I'd like to see more attention paid to getting GFCI protection in other areas like outside (regardless of occupancy type) or near sinks in classrooms.

Bill


#85134 - 05/30/03 05:54 PM Re: Proposed definition of Kitchen  
iwire  Offline
Moderator
Joined: Jan 2003
Posts: 4,391
North Attleboro, MA USA
Bill I agree with you that there are many more areas that should require GFCIs.

I recently did a daycare facility and was surprised to find no requirement for GFCIs at the numerous sinks for diaper changing areas.

The baby could very well be undressed on a wet counter with their feet in a stainless sink and reach receptacles that did not have to be GFCI.

We tried to have the engineer delete them as we could not see a purpose for the outlets but we failed at that, we did use GFCIs here by choice.

As for the refrigerators, and this is just my opinion for what it worth.

In a dwelling and if truly a grounded outlet I do not see much to be gained by a using GFCI.

But if it is an old house with a two wire feed to the fridge I would think that using a GFCI here would increase the level of safety in a meaningful way, with no equipment ground at the refrigerator there should be no false tripping.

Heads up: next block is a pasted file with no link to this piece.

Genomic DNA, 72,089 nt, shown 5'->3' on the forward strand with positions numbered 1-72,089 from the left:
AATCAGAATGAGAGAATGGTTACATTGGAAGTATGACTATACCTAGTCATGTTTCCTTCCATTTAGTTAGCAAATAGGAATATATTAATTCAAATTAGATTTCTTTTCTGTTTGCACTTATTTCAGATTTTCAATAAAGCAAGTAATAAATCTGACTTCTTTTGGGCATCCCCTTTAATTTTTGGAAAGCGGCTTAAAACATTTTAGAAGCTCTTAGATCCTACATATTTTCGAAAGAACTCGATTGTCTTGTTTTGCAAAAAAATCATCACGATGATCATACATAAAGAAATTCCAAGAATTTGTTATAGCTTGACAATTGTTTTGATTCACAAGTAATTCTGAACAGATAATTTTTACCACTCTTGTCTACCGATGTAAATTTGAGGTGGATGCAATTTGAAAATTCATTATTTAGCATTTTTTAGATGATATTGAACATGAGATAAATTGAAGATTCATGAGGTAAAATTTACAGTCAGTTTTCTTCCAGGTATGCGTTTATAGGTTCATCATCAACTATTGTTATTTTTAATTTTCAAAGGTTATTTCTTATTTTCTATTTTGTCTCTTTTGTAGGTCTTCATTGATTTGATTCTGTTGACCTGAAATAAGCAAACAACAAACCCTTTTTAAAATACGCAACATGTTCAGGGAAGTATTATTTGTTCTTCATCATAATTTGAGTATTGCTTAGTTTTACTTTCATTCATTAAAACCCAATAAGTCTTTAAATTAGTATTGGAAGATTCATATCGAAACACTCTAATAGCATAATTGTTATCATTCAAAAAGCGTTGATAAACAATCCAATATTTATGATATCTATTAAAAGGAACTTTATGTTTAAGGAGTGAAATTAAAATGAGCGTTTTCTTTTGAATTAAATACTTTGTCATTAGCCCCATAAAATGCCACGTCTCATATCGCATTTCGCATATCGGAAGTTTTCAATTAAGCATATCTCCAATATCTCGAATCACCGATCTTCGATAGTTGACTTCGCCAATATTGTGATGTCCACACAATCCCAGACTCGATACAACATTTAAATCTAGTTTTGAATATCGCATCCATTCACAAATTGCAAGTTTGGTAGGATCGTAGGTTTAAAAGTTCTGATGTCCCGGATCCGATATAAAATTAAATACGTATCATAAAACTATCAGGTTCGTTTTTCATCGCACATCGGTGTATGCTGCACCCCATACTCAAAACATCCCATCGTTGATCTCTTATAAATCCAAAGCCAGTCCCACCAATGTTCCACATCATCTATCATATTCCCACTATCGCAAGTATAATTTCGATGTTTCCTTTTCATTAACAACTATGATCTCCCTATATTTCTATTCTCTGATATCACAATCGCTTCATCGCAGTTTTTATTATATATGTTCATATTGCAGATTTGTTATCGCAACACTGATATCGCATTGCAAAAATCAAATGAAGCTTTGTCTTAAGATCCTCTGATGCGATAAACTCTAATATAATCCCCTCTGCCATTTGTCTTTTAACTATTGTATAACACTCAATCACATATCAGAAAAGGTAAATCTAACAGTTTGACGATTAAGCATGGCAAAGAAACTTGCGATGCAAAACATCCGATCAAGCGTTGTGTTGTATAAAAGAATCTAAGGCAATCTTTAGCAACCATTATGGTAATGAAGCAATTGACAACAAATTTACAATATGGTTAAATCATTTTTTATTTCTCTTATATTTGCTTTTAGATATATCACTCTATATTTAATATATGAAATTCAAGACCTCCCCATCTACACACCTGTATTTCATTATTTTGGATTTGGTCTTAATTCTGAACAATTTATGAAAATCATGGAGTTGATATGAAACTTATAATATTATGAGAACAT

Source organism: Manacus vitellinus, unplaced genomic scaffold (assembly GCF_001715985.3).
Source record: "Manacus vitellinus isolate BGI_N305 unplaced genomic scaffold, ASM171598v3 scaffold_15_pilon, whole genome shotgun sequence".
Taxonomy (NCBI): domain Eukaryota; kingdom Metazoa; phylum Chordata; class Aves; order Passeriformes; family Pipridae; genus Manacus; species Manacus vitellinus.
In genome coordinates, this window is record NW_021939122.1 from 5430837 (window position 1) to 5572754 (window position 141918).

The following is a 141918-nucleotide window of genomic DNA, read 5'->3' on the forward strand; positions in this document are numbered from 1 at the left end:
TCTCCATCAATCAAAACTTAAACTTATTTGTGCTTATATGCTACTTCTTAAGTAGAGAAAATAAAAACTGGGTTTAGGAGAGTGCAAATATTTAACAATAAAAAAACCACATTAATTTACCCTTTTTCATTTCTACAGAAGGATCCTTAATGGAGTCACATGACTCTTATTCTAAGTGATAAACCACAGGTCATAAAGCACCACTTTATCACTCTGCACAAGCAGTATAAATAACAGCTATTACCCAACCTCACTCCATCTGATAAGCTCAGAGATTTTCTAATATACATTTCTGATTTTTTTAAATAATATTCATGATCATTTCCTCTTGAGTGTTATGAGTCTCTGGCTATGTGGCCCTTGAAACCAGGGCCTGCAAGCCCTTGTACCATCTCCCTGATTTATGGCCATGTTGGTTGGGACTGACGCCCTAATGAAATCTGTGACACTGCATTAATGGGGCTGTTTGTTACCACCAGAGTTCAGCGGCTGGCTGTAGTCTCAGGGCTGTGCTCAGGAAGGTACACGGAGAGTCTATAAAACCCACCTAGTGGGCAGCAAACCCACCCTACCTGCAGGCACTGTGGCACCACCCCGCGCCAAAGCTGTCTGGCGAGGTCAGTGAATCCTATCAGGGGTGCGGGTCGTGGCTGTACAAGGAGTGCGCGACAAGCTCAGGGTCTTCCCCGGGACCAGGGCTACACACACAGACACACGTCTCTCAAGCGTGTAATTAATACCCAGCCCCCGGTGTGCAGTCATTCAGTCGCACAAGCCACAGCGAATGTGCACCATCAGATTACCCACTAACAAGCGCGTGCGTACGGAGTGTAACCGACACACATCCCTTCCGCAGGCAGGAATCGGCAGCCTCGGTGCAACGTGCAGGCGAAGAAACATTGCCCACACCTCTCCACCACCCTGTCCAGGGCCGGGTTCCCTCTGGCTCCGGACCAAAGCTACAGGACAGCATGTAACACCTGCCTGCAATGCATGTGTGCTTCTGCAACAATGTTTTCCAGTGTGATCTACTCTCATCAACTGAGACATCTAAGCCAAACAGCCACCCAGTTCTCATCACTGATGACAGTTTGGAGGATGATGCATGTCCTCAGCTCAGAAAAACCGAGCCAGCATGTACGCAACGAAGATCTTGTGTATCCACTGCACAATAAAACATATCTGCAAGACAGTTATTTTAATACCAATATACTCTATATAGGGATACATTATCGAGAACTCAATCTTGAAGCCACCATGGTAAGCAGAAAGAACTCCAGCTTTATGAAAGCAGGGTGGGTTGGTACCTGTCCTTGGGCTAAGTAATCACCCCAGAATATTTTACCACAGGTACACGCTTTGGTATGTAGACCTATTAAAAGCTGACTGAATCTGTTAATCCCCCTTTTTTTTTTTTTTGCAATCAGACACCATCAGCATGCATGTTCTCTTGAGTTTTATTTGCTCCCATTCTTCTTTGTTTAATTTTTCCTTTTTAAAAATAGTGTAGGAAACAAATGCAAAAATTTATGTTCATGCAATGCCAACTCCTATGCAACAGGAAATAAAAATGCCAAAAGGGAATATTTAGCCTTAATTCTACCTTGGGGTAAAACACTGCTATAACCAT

In commercial kitchens having seen the beating the cords of the equipment take, often ripped and torn at the connectors from moving the equipment daily for cleaning chores and also taking into account the equipment is often sitting on grounded metal counters but isloated on rubber or plastic feet I think GFCIs will be a great addition to safety.

Sorry for the long rant, Bob


Bob Badger
Construction & Maintenance Electrician
Massachusetts

#85135 - 05/30/03 06:17 PM Re: Proposed definition of Kitchen  
Bill Addiss  Offline
Member
Joined: Oct 2000
Posts: 3,875
NY, USA
Bob,

You do raise some good points. I can see more need for a GFCI in your 2 wire Resi example than on a commercial Kitcken refrigerator though, but that area may be subject to more abuse.

So, maybe the fence is a good spot to be on this issue.

BTW,
I wouldn't call that a long rant!

[Linked Image]
Bill


#85136 - 05/30/03 09:41 PM Re: Proposed definition of Kitchen  
resqcapt19  Offline
Member
Joined: Nov 2000
Posts: 2,148
IL
Bob,
Quote
But if it is an old house with a two wire feed to the fridge I would think that using a GFCI here would increase the level of safety in a meaningful way, with no equipment ground at the refrigerator there should be no false tripping.

Use of a refrigerator in a dwelling unit on a two wire circuit is a violation of 250.114(3)(a). There is no execption that permits a two wire GFCI protected circuit to serve the refrigerator.
Don


Don(resqcapt19)

#85137 - 05/30/03 10:20 PM Re: Proposed definition of Kitchen  
rat4spd  Offline
Member
Joined: Mar 2003
Posts: 29
Waterloo, Ia
So all homes must be retrofit and brought up to code to prevent having a fridge on a two wire circuit?


#85138 - 05/30/03 10:52 PM Re: Proposed definition of Kitchen  
Gwz  Offline
Member
Joined: Apr 2002
Posts: 197
There is many OLD 2W refrigerators still in service.

Is there a law to junk them ?